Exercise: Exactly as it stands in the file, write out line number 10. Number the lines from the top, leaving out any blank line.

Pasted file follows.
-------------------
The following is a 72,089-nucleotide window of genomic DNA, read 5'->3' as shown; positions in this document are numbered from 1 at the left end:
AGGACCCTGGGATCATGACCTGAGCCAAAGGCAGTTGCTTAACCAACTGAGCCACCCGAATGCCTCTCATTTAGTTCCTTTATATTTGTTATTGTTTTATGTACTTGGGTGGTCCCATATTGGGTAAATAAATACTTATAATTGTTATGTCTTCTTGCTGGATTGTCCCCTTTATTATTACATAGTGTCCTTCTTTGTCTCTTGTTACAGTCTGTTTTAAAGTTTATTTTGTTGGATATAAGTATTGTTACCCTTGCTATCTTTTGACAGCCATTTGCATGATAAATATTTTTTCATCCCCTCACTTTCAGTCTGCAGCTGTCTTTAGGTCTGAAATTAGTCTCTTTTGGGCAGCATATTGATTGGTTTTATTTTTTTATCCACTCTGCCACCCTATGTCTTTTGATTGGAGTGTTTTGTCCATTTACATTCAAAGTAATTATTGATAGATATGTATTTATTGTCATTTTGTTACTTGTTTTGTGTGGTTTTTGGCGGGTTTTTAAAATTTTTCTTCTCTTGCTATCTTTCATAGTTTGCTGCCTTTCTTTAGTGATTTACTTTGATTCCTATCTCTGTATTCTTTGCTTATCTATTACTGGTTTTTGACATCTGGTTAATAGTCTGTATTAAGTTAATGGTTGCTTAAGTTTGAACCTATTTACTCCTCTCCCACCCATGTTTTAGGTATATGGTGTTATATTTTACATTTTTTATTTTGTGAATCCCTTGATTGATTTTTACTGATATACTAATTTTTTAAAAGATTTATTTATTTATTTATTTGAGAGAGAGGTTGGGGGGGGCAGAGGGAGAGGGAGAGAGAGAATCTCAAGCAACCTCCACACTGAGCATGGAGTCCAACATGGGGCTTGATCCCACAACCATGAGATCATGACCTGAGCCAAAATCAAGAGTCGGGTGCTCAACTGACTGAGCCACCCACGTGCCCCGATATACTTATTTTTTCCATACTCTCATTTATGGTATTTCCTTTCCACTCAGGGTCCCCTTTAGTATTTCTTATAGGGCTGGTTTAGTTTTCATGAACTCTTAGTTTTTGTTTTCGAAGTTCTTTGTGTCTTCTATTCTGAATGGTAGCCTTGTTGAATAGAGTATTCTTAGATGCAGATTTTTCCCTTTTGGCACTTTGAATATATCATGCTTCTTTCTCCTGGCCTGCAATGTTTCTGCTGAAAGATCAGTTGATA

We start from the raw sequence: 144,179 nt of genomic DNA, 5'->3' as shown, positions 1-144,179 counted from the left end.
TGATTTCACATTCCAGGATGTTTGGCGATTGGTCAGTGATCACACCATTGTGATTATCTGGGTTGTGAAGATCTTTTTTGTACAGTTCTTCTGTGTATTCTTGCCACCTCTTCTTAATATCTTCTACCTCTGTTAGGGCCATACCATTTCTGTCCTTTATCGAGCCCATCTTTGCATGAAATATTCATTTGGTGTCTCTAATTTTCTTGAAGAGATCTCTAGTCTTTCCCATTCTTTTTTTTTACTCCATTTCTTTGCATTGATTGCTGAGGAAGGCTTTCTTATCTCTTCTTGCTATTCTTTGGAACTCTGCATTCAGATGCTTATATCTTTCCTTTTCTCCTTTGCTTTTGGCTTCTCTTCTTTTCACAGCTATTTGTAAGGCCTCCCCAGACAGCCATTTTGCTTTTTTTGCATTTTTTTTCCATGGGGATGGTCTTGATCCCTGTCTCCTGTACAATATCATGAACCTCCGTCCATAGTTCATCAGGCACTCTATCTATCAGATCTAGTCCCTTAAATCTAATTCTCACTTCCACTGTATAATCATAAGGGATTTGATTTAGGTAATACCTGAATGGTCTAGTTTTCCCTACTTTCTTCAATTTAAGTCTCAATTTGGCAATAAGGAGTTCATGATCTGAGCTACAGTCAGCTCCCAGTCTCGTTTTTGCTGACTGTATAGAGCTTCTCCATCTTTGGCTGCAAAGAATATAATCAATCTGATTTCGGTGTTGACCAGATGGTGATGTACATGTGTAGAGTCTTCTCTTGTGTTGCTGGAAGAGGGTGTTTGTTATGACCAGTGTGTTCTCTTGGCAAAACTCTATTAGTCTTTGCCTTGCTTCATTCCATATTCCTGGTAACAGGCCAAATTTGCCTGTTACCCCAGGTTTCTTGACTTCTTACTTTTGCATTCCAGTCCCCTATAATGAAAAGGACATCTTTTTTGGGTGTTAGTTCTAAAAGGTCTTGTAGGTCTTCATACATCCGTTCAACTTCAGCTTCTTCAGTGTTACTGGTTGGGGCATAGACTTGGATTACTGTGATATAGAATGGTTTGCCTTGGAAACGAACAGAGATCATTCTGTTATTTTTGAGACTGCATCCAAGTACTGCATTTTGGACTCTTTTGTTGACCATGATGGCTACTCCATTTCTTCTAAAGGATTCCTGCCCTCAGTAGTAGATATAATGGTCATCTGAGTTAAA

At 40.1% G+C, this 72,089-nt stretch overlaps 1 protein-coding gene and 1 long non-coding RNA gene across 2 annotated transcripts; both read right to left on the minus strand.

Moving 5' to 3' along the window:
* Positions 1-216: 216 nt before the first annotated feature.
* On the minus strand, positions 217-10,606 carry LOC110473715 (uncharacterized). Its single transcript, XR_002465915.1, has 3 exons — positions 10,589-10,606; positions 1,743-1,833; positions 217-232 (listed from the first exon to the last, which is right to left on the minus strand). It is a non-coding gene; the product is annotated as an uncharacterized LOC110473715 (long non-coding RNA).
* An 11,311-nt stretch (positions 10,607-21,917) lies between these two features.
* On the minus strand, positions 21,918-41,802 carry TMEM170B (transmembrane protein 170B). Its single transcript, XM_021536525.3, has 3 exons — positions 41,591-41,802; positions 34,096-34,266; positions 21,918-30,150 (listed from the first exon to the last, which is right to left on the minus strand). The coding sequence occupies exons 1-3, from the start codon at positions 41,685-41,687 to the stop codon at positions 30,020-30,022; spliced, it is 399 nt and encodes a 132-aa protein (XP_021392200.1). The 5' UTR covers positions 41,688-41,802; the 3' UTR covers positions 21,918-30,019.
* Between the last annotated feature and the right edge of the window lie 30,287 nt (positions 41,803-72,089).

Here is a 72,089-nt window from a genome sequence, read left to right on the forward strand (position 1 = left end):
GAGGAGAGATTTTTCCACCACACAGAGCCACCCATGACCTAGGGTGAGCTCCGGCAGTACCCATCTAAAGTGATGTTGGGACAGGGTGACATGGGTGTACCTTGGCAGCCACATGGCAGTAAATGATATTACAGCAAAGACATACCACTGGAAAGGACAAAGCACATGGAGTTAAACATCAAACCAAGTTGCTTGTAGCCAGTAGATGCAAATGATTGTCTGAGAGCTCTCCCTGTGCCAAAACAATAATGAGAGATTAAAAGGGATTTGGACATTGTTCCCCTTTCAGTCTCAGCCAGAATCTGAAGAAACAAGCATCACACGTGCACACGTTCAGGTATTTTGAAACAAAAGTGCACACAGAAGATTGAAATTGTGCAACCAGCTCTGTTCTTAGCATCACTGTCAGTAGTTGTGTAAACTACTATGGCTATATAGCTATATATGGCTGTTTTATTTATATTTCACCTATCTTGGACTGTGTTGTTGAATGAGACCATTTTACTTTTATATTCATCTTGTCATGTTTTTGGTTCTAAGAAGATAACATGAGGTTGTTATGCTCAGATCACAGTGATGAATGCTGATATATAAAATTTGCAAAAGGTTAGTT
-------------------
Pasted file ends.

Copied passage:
* On the minus strand, positions 21,918-41,802 carry TMEM170B (transmembrane protein 170B). Its single transcript, XM_021536525.3, has 3 exons — positions 41,591-41,802; positions 34,096-34,266; positions 21,918-30,150 (listed from the first exon to the last, which is right to left on the minus strand). The coding sequence occupies exons 1-3, from the start codon at positions 41,685-41,687 to the stop codon at positions 30,020-30,022; spliced, it is 399 nt and encodes a 132-aa protein (XP_021392200.1). The 5' UTR covers positions 41,688-41,802; the 3' UTR covers positions 21,918-30,019.